We wanted to be adults, overnight. In 1970, liking James Taylor filled the bill. It wasn't so much that the class of '70 had outgrown ear-busting music. We just wanted to feel like we had.
Sweet Baby James appeared unobtrusively, along with the usual periodic shitload of Warner's releases, and the local cool-dude record store-jerk said, "Thumbs up" to
a release that contained James Taylor, John Martyn, John Simon, et al. (Record-store boy being the one who, in
the beginning, had shamed us into forgetting that we liked the hard stuff for hardness' sake.) Time to be cool, jazzy, mellow–and tasteful. Tasteful for sure, man.
I mean, really. James seemed to fit all the
requirements, so we all got Sweet Baby boy hisself, ran home and slapped him on our baby-Garrards. Sumbitch was quiet. Sang about cowboys, li'l fellers and just plain goin' wacko-bananas. Played de blooz for you. And
behold, before it was pronounced-that one could have too much of it, a modicum of taste. A word that has since erroneously entered the popular vocabulary via many a tinhorn FM deejay for astounding breadth of misusage. Past said point, it became synonymous with dull. Somewhere along the line, so did James. Releasing ips like Mudslide Slim and One Man Dog, his rock airplay decreased and his MOR following increased by leaps and bounds. He became a media-age folk hero, and marrying Carly Simon didn't hurt the image a hit. In many a housewife and secretary's mind, he became the stuff of which their dreams were made.
Smartass critics began riding him mercilessly, and as his initial listenership make that transition, he lost his early small, "hipper" clientele. They, despite their claims to elite prescience, all apparently believed the pompous pronouncements that accompanied the Time magazine cover. Truth was, James hadn't changed a whit. As far as conviction went, his music was and still remains rooted in unobtrusively traditional vein and not the kind at all that lends itself to the radical turnabout.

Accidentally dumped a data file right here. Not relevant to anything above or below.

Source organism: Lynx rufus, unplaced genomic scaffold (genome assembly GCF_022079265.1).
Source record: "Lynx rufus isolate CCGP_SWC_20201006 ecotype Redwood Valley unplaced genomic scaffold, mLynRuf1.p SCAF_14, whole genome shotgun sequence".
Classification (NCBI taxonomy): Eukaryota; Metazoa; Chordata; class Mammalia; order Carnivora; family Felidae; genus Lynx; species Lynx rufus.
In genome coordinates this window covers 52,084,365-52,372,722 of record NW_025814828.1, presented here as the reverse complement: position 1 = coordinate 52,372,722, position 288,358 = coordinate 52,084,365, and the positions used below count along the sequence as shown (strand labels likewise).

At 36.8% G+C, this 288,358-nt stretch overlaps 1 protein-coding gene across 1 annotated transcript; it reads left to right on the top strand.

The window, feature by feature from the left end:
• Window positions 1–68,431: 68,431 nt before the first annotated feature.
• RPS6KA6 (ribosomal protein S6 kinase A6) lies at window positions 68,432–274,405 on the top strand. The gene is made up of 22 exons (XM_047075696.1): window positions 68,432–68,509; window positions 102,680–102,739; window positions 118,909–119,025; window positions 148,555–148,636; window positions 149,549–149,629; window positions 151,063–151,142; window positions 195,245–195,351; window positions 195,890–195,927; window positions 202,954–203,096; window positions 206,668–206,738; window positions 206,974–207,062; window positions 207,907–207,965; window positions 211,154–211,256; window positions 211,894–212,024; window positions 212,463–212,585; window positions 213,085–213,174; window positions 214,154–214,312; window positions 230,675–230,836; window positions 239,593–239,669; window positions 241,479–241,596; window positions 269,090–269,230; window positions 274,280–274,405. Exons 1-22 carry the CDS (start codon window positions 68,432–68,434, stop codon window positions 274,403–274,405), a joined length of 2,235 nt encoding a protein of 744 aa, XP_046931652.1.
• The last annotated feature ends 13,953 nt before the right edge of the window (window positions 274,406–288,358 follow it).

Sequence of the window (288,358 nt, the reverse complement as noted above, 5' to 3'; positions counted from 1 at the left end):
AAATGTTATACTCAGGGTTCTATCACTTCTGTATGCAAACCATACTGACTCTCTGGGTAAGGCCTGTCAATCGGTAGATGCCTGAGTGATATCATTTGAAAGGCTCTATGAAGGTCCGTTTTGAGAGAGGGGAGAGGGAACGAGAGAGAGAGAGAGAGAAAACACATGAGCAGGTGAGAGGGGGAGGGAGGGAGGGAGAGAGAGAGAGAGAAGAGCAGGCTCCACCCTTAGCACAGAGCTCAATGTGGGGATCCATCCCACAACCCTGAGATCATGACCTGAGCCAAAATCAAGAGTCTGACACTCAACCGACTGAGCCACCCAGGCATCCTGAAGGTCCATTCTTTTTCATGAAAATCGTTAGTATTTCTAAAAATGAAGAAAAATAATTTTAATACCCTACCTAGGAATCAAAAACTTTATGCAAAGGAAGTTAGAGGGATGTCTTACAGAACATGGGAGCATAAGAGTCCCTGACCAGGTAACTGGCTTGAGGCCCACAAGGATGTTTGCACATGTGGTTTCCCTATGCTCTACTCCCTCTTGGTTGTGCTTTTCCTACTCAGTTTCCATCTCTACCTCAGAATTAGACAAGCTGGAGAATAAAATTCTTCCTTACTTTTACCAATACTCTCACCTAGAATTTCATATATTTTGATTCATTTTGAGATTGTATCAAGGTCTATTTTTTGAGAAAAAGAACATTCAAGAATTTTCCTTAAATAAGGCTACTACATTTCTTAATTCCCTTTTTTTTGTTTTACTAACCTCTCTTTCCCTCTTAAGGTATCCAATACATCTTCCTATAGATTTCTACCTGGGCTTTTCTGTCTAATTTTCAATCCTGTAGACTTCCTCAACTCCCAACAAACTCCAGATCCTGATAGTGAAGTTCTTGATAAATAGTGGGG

To reiterate: Mothers loved him. Little sisters (big-comb handles protruding from the back pockets of their straight-legged jeans, too young to remember the sullen lad who reclined across the portfolio cover of his debut on Apple) eagerly picked up on him. His prosperity knew no bounds.
With the release of Gorilla, the critics backed up a wee bit. "Mexico" was an undeniably fine song, and it sounded good on the car-radio driving home from work on a hot afternoon. It certainly appealed to everybody's irresponsible side. Drive up to the split-level, plunk down a FOR SALE sign, grab the little woman even as she heats up the Stir n' Server Whatever .... -
–"C'mon baby we're goin' to MEH-HEE-CKOO!!" Keep askin' her if she can hear them maracas just rattlin' and she sez–"But what about your job, what about the kids? What about my mother who's coming tomorrow?
—"Screw 'em all baby, we'll catch the next flight to Puerto Vallarta, live on palm syrup and margaritas, knotch-oes and free-holees! And when we run outta pay-sos, we'll just put the little bastards out on the street, shinin' turista's shoes ..."
Going native. A nice dream, even for the majority who just went home and unprotestingly ate their Slit n' Serve and hit the same old office-grind the very next day. Gorilla's title track referred to a certain ". . heart o' darkness" and the critics said goddamn: A sly ref to Joe Conrad. James re-did, "How Sweet It Is," and very every double-knitter in the world got up to dance. By now the intellectuals were puzzled, and JT was essentially no different '75 than he had been in '70.